Three teams that could sign Jake Odorizzi
Sep 16, 2020; Minnesota Twins starting pitcher Jake Odorizzi (12) throws a pitch against the Chicago White Sox during the first inning at Guaranteed Rate Field.  Mike Dinovo-USA TODAY Sports

Jake Odorizzi is coming off a brutal 2020 run with the Minnesota Twins. He was limited to four starts due to numerous injuries and posted a 6.59 ERA across those outings. At the same time, he’s a year removed from posting a 3.51 ERA and 178 strikeouts across 30 starts in the 2019 Major League Baseball season.

Odorizzi has something to prove and should cash in on a short-term, prove-it contract like the ones fellow right-handers Chris Archer (one-year, $6.5 million deal with the Tampa Bay Rays) and Corey Kluber (one-year, $11 million deal with the New York Yankees) corralled this offseason given his 2020 campaign.

Jake Odorizzi is the most compelling starting pitcher remaining on the free-agent market and is capable of returning to being a reliable, middle-to-top-of-the-rotation starter. Here are three teams that should pursue his services.

Oakland Athletics

It has been a rough offseason for the A’s with Marcus Semien, Liam Hendriks and Robbie Grossman departing the Bay Area. The A’s can continue to retool by adding Odorizzi to manager Bob Melvin‘s pitching staff.

Outside of Chris Bassitt, the 2020 A’s had no starting pitchers who brought the heat every fifth day. While Sean Manaea and Frankie Montas could very well bounce back next season, Odorizzi would prop up their rotation with a veteran commodity — albeit he’s coming off a turbulent season of his own.

The 30-year-old hurler has a consistent three-pitch arsenal (four seamer, split-fingered fastball, and slider), which has helped him be an efficient, ground-ball pitcher. Odorizzi would be a backend starter in Oakland. Mevlin could begin the year with the veteran in his rotation and pull him for one of their younger arms (a la A.J. Puk) if he struggles. Another option is to have him come out of the bullpen as a long reliever, moving him into a new role.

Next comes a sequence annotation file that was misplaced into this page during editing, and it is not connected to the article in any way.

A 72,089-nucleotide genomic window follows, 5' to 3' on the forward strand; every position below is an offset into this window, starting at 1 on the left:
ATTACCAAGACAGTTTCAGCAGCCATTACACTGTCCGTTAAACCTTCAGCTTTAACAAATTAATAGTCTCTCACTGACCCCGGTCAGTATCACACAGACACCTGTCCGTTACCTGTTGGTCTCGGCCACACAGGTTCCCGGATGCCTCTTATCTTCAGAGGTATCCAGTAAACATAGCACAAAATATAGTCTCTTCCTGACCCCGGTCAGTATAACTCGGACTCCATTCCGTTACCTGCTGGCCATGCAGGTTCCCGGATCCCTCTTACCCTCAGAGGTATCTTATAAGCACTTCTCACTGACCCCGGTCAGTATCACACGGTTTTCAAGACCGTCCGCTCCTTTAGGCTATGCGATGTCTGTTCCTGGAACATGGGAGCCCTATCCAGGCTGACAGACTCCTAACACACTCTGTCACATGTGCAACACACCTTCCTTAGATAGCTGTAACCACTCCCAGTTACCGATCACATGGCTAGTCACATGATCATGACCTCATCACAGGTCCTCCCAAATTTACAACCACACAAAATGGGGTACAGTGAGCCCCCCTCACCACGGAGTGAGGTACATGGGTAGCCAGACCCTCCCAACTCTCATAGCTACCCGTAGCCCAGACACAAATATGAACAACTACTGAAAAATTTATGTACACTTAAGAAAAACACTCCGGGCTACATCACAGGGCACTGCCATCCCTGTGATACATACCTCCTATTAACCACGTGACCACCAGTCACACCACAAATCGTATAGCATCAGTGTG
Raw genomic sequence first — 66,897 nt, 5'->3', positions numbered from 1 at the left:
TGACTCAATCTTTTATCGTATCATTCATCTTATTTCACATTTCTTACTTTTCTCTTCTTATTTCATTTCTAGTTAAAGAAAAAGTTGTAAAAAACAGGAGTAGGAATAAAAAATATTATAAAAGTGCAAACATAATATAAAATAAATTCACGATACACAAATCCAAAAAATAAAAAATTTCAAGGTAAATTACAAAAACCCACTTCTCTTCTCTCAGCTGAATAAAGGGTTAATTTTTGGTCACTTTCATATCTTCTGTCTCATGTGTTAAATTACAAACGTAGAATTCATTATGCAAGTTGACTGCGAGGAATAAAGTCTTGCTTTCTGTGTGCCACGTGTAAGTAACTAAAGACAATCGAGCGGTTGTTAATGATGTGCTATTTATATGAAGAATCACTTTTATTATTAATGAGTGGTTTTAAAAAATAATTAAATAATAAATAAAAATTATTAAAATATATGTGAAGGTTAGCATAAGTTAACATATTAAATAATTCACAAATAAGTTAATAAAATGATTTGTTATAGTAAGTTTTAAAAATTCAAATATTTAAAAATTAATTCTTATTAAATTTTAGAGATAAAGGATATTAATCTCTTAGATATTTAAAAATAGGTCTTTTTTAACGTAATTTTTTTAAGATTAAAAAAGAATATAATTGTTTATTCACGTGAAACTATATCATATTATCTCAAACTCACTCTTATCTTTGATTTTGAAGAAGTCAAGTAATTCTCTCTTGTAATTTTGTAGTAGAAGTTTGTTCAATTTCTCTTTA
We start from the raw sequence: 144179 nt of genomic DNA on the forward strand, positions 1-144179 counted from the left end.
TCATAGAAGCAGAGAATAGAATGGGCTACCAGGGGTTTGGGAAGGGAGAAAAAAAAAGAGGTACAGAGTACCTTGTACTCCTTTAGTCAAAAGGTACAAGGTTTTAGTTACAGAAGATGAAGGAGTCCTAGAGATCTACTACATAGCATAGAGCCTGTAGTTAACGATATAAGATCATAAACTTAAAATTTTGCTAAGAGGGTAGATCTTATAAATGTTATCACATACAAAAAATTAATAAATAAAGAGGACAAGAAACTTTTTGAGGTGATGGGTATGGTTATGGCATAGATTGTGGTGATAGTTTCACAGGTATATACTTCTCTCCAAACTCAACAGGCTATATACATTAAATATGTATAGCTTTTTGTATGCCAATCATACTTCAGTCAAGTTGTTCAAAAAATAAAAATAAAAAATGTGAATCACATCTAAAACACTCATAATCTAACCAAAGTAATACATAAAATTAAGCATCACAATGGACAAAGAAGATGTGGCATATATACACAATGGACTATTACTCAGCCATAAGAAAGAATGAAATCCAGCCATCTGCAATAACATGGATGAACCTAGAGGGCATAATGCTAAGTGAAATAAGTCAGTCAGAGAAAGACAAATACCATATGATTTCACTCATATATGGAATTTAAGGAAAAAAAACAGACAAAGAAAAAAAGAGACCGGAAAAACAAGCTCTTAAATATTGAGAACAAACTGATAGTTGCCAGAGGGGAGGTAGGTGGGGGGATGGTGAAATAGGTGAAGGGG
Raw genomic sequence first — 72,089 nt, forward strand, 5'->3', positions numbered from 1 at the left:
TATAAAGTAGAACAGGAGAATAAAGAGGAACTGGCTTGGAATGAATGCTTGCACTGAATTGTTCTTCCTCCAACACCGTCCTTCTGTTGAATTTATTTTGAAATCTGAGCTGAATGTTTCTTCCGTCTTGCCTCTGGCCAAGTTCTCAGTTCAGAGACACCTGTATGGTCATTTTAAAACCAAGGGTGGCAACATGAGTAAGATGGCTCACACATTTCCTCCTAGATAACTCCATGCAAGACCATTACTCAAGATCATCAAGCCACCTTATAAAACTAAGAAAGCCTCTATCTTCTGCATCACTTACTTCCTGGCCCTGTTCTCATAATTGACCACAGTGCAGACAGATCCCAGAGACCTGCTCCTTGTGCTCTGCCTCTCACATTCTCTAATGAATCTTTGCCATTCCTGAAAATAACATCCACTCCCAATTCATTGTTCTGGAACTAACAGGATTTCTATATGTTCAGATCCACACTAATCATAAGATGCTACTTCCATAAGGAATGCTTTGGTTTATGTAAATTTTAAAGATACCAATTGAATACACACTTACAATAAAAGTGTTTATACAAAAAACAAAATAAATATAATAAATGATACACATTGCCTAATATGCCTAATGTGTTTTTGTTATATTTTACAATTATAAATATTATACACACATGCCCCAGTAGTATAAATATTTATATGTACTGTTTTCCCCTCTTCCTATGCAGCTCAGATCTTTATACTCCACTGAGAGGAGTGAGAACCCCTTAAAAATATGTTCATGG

The A’s would be taking a flier to beef up their 2021 roster while keeping Odorizzi on a competitive ballclub. No harm is done either way.

Cincinnati Reds

The Reds haven’t entered a full-fledged rebuild — yet. As is, they still have a competitive team, and Jake Odorizzi would be a competitive, short-term transaction.

Even with Trevor Bauer leaving town for the Los Angeles Dodgers, the Reds still have a sturdy rotation which includes Luis Castillo, Sonny Gray and Tyler Mahle. That said, Reds manager David Bell could use an extra rotation arm. Odorizzi would round out their rotation and could gradually return to form in a low-pressure role. Reds pitching coach Derek Johnson helped get Gray and Bauer back on track. Maybe he could do the same with Odorizzi?

If he returns to his old ways, Odorizzi would help the Reds continue to sport one of the premier rotations in MLB. The organization appears to be playing a take-it-by-day approach this offseason, as they’ve lost Bauer and traded closer Raisel Iglesias to the Los Angeles Angels while supposedly being in the mix for standout shortstops.

The National League Central is the St. Louis Cardinals’ to lose, but maybe the Reds could give them a run for their money with some void filling and fine-tuning?

Milwaukee Brewers

The Brewers are coming off an eye-rolling season low-lighted by Christian Yelich‘s offensive struggles and the team being swept by the Dodgers in the NL Division Series. As previously mentioned, the Cardinals are in the driver’s seat to win the NL Central, primarily due to the acquisition of star third baseman Nolan Arenado. The Brewers have the best chance of crashing their party, and signing Odorizzi is a move that would be right up their alley.

In previous offseasons the Brewers have signed stopgap starters on short-term deals to address their rotation (e.g. Brett Anderson and Gio Gonzalez). Odorizzi is coming off a rough year, will subsequently come in at an affordable rate, and is capable of better performance.

While their rotation has been a guessing game in recent memory, the bright spot for the Brewers is they now have their ace in Brandon Woodruff. Meanwhile, Corbin Burnes thrived as a primary starter in the sport’s 60-game regular season, posting a 2.11 ERA and 88 strikeouts across 12 appearances, nine of which were starts. They need others (Adrian Houser and Josh Lindblom) to pick up the slack and/or add starters who will give them length. In said scenario, as well as Yelich getting back to his All-Star ways, the Brewers have a team that should at least compete for the NL playoffs.

Jake Odorizzi would be an ideal veteran addition to manager Craig Counsell‘s rotation.

This article first appeared on Baseball Essential and was syndicated with permission.

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